AI in 2018: What’s on the Horizon?

Reading through the press and social media, Artificial Intelligence (AI) seems to be slowly permeating every facet of business and our daily lives. But how will we really benefit in the near term?

Regardless of what has been said, AI will, in all likelihood, not destroy civilization as we know it or steal our jobs. Just like the Spinning Jenny, and the introduction of the PC at work, AI will most likely only change the types of employment we undertake. In fact, the positive contributions that AI can make to our lives are as enormous as they are spectacular.

Underpinning AI are the technological advances being made on the computer chips used to perform the complex calculations behind AI. Keep your eyes open for announcements from graphics chip makers, such as Nvidia and AMD, as their GPUs, normally used for advanced computer graphics, are ideal for AI implementations, as well as companies such as SK Hynix creating the super-fast memories needed to support them.

Deep-learning, a specific capability of AI, offers multiple applications. Banks and insurers utilize deep-learning to better analyze risks, offering better premiums, and to improve how cyber-attacks on our personal bank accounts are detected, thus securing our savings. Healthcare and medicine are also set to benefit as the massive datasets behind DNA and chemical analysis, coupled with the results of real-world studies, can be analyzed in manners never previously thought possible to deliver eye-opening insights on new therapies and treatments.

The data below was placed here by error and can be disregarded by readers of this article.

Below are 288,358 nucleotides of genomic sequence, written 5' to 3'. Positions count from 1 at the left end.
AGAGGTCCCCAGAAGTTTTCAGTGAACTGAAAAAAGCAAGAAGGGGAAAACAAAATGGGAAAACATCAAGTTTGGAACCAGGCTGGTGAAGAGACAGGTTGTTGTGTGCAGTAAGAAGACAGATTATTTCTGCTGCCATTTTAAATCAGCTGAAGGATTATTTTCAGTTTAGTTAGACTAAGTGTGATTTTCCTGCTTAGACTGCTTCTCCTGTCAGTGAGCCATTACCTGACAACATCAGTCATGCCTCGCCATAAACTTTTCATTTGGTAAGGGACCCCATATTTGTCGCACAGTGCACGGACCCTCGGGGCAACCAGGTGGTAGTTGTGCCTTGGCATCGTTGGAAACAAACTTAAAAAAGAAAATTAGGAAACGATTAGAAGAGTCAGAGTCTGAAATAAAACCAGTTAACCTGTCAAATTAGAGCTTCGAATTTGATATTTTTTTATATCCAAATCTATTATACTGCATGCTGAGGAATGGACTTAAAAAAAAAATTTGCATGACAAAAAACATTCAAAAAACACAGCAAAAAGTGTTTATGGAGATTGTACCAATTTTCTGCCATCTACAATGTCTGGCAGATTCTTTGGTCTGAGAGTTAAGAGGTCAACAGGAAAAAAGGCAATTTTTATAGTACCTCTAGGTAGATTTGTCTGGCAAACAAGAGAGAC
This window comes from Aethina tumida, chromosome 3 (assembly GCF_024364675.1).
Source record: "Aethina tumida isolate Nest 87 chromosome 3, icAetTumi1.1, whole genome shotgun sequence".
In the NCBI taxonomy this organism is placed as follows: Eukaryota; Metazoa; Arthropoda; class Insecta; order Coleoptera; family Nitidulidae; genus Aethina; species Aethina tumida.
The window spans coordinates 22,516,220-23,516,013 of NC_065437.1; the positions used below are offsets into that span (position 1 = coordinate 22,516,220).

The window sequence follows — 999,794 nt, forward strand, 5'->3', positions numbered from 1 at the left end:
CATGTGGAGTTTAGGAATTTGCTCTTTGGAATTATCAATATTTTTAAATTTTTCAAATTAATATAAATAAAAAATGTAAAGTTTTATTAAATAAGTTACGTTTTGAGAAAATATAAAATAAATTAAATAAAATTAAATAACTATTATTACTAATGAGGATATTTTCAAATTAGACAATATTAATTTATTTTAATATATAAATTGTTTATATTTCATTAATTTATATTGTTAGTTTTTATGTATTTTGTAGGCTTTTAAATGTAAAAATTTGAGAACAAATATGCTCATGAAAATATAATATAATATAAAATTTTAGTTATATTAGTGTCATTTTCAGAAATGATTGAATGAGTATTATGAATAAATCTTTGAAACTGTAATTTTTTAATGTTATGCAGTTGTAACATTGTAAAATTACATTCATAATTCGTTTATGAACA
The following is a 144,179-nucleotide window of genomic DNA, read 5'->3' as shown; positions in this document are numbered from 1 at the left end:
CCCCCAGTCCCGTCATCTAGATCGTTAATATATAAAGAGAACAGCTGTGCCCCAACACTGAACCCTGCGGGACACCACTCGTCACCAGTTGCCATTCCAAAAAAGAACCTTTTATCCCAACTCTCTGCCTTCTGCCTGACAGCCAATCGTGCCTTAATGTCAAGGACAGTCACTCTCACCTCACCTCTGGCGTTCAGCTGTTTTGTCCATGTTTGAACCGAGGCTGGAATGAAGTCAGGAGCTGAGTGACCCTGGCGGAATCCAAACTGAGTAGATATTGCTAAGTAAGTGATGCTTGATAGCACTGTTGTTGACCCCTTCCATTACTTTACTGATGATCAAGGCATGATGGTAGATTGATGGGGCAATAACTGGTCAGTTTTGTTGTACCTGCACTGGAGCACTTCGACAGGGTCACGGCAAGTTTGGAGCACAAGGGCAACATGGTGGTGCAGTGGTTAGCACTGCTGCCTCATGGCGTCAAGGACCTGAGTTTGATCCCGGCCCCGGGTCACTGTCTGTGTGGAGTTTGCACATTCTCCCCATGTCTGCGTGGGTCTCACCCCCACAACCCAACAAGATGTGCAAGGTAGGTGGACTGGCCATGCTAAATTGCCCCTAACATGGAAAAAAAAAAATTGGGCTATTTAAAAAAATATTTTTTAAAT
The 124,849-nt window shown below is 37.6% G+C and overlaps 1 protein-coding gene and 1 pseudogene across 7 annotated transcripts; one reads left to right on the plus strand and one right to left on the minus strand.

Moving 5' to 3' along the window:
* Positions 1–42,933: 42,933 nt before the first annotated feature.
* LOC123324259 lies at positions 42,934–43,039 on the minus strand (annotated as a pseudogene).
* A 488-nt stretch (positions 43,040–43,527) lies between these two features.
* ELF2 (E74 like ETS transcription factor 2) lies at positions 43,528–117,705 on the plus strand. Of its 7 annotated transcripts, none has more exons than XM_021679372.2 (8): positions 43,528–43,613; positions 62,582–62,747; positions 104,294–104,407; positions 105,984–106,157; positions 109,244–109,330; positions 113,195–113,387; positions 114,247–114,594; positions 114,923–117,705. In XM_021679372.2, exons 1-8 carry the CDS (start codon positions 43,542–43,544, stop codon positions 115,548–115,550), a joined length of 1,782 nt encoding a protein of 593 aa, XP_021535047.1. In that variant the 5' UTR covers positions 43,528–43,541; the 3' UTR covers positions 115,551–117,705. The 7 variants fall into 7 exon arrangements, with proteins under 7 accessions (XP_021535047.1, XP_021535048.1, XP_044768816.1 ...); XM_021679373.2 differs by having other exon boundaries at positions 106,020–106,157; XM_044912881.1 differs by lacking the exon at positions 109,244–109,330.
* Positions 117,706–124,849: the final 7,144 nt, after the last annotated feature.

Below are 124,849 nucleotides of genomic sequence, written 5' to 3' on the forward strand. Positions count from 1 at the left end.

Naturally, like many hyped new technologies, AI is neither the solution to every problem nor totally infallible. This can occur if the AI is allowed to draw upon data that is not relevant to the problem at hand. For example, a self-learning algorithm that had processed more than 14 000 patient records came to the conclusion that people with a history of chest pain and asthma were not considered as high-risk patients for pneumonia. An obvious misjudgement, based on the system’s outlook that these people with pre-existing illnesses would visit doctors more often and were thus running a low risk of dying of an undetected sickness.

In a nutshell, AI has already enabled us to receive valuable insights in various areas. However, you wouldn’t leave a fire burning unattended and, likewise, we won’t be blindly accepting the output of every AI tool thrown at us.

Varsha Shivam

Varsha Shivam

Varsha Shivam is Marketing Manager at Arago and currently responsible for event planning and social media activities. She joined the company in 2014 after graduating from the Johannes Gutenberg University of Mainz with a Master’s Degree in American Studies, English Linguistics and Business Administration. During her studies, she worked as a Marketing & Sales intern at IBM and Bosch Software Innovations in Singapore.

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